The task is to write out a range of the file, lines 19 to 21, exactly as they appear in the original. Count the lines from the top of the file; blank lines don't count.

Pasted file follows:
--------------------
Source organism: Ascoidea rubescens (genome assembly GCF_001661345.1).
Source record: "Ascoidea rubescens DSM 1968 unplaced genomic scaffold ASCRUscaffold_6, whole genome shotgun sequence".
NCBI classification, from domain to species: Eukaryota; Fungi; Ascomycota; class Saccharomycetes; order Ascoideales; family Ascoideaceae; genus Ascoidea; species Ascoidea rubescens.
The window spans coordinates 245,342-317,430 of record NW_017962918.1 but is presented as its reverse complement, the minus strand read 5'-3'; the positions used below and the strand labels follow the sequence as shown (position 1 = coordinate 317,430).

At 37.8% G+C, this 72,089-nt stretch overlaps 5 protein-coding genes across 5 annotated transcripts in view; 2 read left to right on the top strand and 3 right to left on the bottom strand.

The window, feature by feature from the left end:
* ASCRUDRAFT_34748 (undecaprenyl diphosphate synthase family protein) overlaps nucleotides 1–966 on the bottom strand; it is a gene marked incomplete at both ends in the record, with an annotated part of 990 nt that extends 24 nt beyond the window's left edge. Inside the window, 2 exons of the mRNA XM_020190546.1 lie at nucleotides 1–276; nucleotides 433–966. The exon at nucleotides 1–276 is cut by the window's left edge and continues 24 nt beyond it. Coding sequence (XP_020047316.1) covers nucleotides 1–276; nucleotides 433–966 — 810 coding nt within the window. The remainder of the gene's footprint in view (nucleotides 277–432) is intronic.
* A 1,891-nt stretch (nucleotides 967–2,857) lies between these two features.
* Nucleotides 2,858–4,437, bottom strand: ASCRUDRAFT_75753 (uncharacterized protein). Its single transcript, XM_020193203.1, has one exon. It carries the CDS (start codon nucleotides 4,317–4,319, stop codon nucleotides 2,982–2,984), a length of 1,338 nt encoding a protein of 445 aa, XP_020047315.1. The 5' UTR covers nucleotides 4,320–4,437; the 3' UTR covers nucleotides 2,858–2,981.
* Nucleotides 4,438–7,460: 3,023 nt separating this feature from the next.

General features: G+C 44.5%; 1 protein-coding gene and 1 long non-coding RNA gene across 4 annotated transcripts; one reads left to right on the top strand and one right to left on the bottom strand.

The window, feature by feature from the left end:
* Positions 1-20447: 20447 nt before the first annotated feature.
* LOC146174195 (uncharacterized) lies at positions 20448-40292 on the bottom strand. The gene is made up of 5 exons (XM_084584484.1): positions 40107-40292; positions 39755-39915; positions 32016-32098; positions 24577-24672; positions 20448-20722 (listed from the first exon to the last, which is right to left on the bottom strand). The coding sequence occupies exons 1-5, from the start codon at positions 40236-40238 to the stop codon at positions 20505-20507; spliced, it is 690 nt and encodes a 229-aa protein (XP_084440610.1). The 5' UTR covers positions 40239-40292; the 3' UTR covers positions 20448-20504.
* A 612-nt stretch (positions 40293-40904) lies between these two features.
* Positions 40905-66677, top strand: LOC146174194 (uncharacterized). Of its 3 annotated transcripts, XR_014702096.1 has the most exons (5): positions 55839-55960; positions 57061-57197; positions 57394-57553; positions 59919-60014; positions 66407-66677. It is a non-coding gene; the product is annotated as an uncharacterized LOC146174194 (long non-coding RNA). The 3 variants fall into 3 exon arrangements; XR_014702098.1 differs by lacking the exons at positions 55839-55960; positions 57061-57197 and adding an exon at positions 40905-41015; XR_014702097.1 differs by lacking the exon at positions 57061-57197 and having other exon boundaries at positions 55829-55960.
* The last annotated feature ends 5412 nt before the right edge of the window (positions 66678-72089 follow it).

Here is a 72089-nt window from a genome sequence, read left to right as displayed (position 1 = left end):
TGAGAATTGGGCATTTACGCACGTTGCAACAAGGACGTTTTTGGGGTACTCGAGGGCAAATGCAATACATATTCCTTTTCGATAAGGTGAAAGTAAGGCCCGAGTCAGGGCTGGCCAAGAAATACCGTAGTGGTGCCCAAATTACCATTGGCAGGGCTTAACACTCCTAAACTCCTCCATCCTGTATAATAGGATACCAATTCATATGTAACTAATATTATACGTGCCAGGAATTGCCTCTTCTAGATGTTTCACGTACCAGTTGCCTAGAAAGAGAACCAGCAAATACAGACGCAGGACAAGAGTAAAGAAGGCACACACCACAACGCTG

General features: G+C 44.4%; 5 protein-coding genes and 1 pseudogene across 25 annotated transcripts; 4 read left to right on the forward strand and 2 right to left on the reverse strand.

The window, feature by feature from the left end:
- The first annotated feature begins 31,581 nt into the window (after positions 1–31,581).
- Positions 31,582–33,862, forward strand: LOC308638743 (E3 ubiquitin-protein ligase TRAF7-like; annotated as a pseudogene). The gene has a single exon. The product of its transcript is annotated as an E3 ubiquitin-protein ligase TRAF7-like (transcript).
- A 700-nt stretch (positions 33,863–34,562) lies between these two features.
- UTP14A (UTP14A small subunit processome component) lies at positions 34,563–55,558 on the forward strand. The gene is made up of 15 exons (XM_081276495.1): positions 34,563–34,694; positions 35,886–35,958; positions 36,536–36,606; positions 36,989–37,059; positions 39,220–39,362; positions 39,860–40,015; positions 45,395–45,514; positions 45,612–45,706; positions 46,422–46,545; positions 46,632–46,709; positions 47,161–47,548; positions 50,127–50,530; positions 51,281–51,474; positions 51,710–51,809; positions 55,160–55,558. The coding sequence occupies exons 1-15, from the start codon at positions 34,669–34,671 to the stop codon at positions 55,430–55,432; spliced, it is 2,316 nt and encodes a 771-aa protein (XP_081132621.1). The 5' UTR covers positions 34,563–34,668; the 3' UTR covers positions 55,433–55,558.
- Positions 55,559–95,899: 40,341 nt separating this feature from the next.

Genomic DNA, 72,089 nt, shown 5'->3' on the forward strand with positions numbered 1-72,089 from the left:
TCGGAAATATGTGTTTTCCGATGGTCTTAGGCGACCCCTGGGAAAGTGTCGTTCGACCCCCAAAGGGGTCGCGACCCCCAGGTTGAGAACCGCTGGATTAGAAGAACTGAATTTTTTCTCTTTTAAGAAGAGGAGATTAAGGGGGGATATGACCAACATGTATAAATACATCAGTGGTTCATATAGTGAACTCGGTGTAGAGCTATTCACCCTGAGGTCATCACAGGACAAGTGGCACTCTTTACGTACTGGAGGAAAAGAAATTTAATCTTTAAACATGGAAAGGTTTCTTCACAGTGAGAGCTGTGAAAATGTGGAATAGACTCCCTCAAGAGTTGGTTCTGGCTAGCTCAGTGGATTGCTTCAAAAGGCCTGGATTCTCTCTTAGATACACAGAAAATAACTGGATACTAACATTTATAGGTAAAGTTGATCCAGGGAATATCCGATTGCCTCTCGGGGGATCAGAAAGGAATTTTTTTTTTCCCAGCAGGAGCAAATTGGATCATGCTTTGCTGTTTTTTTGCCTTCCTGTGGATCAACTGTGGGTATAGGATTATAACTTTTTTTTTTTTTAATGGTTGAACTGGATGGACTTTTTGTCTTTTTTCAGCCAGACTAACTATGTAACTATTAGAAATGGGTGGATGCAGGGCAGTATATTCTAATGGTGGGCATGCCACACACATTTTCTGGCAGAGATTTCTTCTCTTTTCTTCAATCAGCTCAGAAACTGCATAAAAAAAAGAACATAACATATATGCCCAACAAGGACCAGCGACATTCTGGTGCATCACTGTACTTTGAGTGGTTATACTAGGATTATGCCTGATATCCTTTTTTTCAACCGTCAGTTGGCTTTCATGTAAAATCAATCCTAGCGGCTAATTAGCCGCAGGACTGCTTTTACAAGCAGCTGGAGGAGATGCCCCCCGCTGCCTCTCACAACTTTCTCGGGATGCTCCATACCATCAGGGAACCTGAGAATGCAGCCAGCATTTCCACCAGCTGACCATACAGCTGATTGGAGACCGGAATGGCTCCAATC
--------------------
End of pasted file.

TGAGAATTGGGCATTTACGCACGTTGCAACAAGGACGTTTTTGGGGTACTCGAGGGCAAATGCAATACATATTCCTTTTCGATAAGGTGAAAGTAAGGCCCGAGTCAGGGCTGGCCAAGAAATACCGTAGTGGTGCCCAAATTACCATTGGCAGGGCTTAACACTCCTAAACTCCTCCATCCTGTATAATAGGATACCAATTCATATGTAACTAATATTATACGTGCCAGGAATTGCCTCTTCTAGATGTTTCACGTACCAGTTGCCTAGAAAGAGAACCAGCAAATACAGACGCAGGACAAGAGTAAAGAAGGCACACACCACAACGCTG

General features: G+C 44.4%; 5 protein-coding genes and 1 pseudogene across 25 annotated transcripts; 4 read left to right on the forward strand and 2 right to left on the reverse strand.

The window, feature by feature from the left end: